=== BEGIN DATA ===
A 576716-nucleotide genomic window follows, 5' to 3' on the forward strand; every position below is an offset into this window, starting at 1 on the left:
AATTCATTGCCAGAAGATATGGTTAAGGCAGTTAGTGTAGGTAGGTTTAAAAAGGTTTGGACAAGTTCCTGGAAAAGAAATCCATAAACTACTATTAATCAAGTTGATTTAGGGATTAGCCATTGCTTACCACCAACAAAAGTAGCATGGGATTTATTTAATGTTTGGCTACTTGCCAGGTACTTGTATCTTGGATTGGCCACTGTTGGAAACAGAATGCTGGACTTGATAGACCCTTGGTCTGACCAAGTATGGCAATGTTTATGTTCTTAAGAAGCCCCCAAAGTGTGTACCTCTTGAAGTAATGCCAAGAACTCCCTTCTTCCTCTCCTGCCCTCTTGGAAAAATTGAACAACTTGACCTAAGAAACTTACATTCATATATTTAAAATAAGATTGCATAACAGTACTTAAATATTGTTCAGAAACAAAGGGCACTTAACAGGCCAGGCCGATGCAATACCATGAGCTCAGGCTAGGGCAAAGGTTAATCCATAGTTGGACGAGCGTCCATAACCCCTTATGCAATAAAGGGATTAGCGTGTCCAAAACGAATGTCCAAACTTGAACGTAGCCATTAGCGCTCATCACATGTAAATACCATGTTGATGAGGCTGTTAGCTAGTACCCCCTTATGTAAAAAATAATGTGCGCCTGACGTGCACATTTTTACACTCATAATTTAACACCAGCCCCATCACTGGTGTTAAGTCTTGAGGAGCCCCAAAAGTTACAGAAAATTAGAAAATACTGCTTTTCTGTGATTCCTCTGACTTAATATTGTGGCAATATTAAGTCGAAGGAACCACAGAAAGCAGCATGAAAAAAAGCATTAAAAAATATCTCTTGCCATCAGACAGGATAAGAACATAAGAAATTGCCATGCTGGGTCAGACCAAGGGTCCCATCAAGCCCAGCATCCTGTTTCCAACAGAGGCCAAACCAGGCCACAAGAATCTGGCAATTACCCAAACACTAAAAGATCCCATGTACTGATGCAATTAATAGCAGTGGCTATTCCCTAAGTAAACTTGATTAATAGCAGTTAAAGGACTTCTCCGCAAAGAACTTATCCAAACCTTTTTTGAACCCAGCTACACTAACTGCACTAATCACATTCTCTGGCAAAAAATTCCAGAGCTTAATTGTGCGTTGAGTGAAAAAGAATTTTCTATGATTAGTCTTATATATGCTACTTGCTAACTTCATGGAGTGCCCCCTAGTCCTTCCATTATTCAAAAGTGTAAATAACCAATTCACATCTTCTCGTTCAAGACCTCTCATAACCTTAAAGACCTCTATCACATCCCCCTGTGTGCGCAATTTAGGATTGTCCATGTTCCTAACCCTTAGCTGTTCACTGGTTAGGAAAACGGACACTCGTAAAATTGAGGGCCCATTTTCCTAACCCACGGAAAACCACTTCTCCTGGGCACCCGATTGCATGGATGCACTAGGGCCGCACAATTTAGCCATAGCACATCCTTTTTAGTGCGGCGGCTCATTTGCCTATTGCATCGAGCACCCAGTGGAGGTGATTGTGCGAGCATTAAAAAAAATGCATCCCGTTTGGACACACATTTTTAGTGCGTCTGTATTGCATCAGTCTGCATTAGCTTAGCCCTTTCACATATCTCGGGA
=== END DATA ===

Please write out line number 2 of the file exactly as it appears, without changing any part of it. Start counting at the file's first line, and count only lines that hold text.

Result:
AATTCATTGCCAGAAGATATGGTTAAGGCAGTTAGTGTAGGTAGGTTTAAAAAGGTTTGGACAAGTTCCTGGAAAAGAAATCCATAAACTACTATTAATCAAGTTGATTTAGGGATTAGCCATTGCTTACCACCAACAAAAGTAGCATGGGATTTATTTAATGTTTGGCTACTTGCCAGGTACTTGTATCTTGGATTGGCCACTGTTGGAAACAGAATGCTGGACTTGATAGACCCTTGGTCTGACCAAGTATGGCAATGTTTATGTTCTTAAGAAGCCCCCAAAGTGTGTACCTCTTGAAGTAATGCCAAGAACTCCCTTCTTCCTCTCCTGCCCTCTTGGAAAAATTGAACAACTTGACCTAAGAAACTTACATTCATATATTTAAAATAAGATTGCATAACAGTACTTAAATATTGTTCAGAAACAAAGGGCACTTAACAGGCCAGGCCGATGCAATACCATGAGCTCAGGCTAGGGCAAAGGTTAATCCATAGTTGGACGAGCGTCCATAACCCCTTATGCAATAAAGGGATTAGCGTGTCCAAAACGAATGTCCAAACTTGAACGTAGCCATTAGCGCTCATCACATGTAAATACCATGTTGATGAGGCTGTTAGCTAGTACCCCCTTATGTAAAAAATAATGTGCGCCTGACGTGCACATTTTTACACTCATAATTTAACACCAGCCCCATCACTGGTGTTAAGTCTTGAGGAGCCCCAAAAGTTACAGAAAATTAGAAAATACTGCTTTTCTGTGATTCCTCTGACTTAATATTGTGGCAATATTAAGTCGAAGGAACCACAGAAAGCAGCATGAAAAAAAGCATTAAAAAATATCTCTTGCCATCAGACAGGATAAGAACATAAGAAATTGCCATGCTGGGTCAGACCAAGGGTCCCATCAAGCCCAGCATCCTGTTTCCAACAGAGGCCAAACCAGGCCACAAGAATCTGGCAATTACCCAAACACTAAAAGATCCCATGTACTGATGCAATTAATAGCAGTGGCTATTCCCTAAGTAAACTTGATTAATAGCAGTTAAAGGACTTCTCCGCAAAGAACTTATCCAAACCTTTTTTGAACCCAGCTACACTAACTGCACTAATCACATTCTCTGGCAAAAAATTCCAGAGCTTAATTGTGCGTTGAGTGAAAAAGAATTTTCTATGATTAGTCTTATATATGCTACTTGCTAACTTCATGGAGTGCCCCCTAGTCCTTCCATTATTCAAAAGTGTAAATAACCAATTCACATCTTCTCGTTCAAGACCTCTCATAACCTTAAAGACCTCTATCACATCCCCCTGTGTGCGCAATTTAGGATTGTCCATGTTCCTAACCCTTAGCTGTTCACTGGTTAGGAAAACGGACACTCGTAAAATTGAGGGCCCATTTTCCTAACCCACGGAAAACCACTTCTCCTGGGCACCCGATTGCATGGATGCACTAGGGCCGCACAATTTAGCCATAGCACATCCTTTTTAGTGCGGCGGCTCATTTGCCTATTGCATCGAGCACCCAGTGGAGGTGATTGTGCGAGCATTAAAAAAAATGCATCCCGTTTGGACACACATTTTTAGTGCGTCTGTATTGCATCAGTCTGCATTAGCTTAGCCCTTTCACATATCTCGGGA